Saturday, June 16, 2007

Genre: Horror Or Horrible?

People are usually surprised to learn that much of my writing crosses over into the horror genre. They figure someone with a predeliction for V-neck collars, dry-clean-only slacks, French-press coffee and Reformation-era theology wouldn't have much tuck with ghosts and werewolves or Shelley and Barker. I wrote about the supposed conflct in the cover letter to my first published story, Picker:

I’ve experienced it more times than I like to admit. I’m talking with a new acquaintance and the topic of literature comes up. “Oh, you write!” the hapless fellow exclaims. “I read everything. What do you like to write?” I cautiously reply, “Horror.”

The conversation quickly heads south from here.

The reason for these reactions, I’ve come to believe, is that many think of horror stories strictly as “genre gems,” tales dripping with grue and gore, tales populated solely by vampires, ghouls and tentacled, gelatinous beasties that go squish in the night. But to my way of thinking, horror is an expansive field that enthralls and instructs us like any other, the main difference being that it points us to the dark corners of our souls we would prefer to neglect.
Stephen King incisively observed in Danse Mabre that horror is an inherently conservative genre. It appeals to moral absolutes, to an innate sense of good and evil, by teaching us what we should fear. One doesn't stop to page through Rorty's Objectivity, Relativism and Truth while being pursued by a large chap with a dull axe. One runs.

When Joe Suburbanite considers horror, though, I don't think he's pondering Ray Bradbury's
"The Lake" or Edgar Allan Poe's "The Cask of Amontillado" or Scott Smith's A Simple Plan, horrifically moving works that deal with childhood loss and revenge and avarice, respectively. No, he's thinking about crasser works that ask you not to fear the ravenous, slavering creature, but to indentify with (and enjoy) it and its grisly deeds. He's thinking of Hostel and Freddy vs. Jason and he's revolted.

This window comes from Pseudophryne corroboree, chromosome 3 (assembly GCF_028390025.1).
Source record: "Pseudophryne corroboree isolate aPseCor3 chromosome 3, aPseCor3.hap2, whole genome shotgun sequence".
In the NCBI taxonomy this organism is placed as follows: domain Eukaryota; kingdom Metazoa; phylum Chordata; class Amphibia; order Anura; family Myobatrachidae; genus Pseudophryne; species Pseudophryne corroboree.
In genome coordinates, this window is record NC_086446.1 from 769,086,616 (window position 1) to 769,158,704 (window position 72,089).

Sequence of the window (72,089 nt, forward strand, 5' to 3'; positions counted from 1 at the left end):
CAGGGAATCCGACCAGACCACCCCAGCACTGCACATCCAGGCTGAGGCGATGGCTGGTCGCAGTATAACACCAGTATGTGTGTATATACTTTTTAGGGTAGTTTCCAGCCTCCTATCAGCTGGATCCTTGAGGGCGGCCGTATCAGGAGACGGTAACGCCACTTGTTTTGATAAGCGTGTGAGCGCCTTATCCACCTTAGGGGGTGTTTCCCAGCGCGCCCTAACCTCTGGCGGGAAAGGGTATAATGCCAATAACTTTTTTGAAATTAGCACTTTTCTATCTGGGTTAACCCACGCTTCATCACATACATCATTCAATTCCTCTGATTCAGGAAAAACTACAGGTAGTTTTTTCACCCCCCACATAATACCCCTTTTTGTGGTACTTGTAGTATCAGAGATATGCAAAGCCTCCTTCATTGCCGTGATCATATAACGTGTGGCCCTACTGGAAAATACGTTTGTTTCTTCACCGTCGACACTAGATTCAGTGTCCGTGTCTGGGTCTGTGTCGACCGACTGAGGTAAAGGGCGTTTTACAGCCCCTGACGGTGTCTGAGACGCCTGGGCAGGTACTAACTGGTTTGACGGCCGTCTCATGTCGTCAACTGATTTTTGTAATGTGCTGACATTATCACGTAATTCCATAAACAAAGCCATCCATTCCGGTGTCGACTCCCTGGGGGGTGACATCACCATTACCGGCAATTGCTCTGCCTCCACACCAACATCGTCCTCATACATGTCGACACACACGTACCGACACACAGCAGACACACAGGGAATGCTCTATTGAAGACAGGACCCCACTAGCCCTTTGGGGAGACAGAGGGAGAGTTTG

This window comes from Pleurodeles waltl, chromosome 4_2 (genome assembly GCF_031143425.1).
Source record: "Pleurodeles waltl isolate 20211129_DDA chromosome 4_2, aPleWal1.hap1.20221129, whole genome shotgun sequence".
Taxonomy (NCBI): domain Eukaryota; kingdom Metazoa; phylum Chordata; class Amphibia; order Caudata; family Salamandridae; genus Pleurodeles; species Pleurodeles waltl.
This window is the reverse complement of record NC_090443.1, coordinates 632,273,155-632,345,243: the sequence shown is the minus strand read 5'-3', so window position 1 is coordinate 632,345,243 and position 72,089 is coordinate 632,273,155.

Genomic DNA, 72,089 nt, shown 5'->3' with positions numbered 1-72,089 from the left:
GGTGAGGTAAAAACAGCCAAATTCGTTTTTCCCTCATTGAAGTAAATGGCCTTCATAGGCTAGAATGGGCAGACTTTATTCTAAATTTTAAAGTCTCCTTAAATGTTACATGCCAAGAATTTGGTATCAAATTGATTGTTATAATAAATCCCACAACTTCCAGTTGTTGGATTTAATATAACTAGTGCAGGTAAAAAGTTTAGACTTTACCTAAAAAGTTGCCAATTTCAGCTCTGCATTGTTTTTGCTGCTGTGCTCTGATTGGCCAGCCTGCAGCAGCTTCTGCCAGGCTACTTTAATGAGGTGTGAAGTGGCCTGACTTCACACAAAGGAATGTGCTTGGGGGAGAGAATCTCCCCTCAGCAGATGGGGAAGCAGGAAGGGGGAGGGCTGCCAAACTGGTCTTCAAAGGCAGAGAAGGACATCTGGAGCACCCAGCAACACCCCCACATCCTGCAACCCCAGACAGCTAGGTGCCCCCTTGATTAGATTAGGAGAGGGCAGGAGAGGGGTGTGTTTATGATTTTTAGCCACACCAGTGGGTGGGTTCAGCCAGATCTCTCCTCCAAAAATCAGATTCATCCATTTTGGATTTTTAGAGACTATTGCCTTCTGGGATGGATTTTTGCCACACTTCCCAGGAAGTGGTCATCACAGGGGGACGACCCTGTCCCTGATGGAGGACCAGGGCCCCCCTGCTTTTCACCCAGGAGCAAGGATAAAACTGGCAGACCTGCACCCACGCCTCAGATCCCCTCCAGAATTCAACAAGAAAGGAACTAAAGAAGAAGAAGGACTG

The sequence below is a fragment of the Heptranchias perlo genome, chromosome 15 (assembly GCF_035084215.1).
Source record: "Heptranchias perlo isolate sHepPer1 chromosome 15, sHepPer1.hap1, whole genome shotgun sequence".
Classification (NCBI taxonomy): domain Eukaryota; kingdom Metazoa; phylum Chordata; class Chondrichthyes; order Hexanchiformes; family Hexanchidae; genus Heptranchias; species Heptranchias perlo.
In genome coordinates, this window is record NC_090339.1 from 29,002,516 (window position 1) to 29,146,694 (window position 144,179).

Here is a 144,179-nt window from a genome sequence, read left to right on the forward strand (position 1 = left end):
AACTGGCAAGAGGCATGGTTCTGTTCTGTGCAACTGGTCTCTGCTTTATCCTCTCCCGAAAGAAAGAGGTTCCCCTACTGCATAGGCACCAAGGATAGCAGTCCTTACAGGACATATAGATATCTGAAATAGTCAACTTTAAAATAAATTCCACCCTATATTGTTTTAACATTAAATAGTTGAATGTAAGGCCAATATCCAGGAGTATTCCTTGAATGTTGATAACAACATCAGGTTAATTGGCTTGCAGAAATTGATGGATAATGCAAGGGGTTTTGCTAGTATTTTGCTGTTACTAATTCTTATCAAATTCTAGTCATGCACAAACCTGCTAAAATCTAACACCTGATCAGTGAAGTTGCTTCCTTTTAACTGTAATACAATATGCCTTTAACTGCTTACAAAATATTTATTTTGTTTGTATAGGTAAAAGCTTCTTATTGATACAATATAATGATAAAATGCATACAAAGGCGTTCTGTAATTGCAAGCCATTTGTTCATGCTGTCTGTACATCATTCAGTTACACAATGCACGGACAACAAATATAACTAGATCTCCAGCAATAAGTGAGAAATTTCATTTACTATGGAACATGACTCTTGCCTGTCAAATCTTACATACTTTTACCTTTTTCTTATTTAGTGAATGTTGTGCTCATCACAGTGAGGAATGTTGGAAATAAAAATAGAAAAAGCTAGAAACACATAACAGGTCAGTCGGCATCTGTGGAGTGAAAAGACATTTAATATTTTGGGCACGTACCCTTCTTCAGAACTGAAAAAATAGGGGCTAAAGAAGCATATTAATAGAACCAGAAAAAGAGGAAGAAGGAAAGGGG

A prime example of this is the upcoming videogame
Manhunt 2. The original garnered lots of criticism for being a snuff-film simulator of sorts, putting players in the shoes of a death-row inmate forced to execute even-worse types with cleavers, bats, shards of glass, plastic bags, et cetera. The sequel makes more of an attempt at a plot: A scientist assigned to create a perfect pharmalogical weapon wakes in an insane asylum with a needle in his arm and no memory and must fight his way out. One could turn this any number of satisfying ways, toward a warning against playing God or toward the fear of an overbearing government or toward the more basic terror of insanity. But anyone who'd like draw something thematically worthwhile from the title will have to deal with how it asks players to participate in virtual butchery.

Simulated murder has proved a problem with video games for years, but Manhunt 2 ups the interactivity via the Nintendo Wii's wireless remote. Instead of clicking a button and seeing an animation of the main character emasculate an adversary with pliers, players ape the movement with the remote,
according to Intend to dispatch an enemy with that hacksaw? Get ready to make like a lumberjack yourself as you watch your on-screen counterpart saw his way up through the bad guy's crotch and buttocks. Same for dispatches with axes, pens, sledgehammers, telephone cords and toilets; for it to happen in the game, it has to happen in your living room. Some critics are calling it the control scheme "engaging" and "satisfying."

Does such a title fall into the category of horror? I'd argue not, simply because its ultimate goal isn't to terrify by showing the evil of such acts. Rather, the game aims to acclimate you to brutality, to make snapping necks and gouging eyes into a fun weekend diversion.

Horror, no. Horrible? Most certainly.

(Picture: CC 2006 by Kazze)


C. N. Nevets said...

Pssst. I love French press coffee and Reformation theology. hahahaha

No joke.

Loren Eaton said...

That is TEH AWESOME!!!1!

Oh. Wait. I should keep my voice down.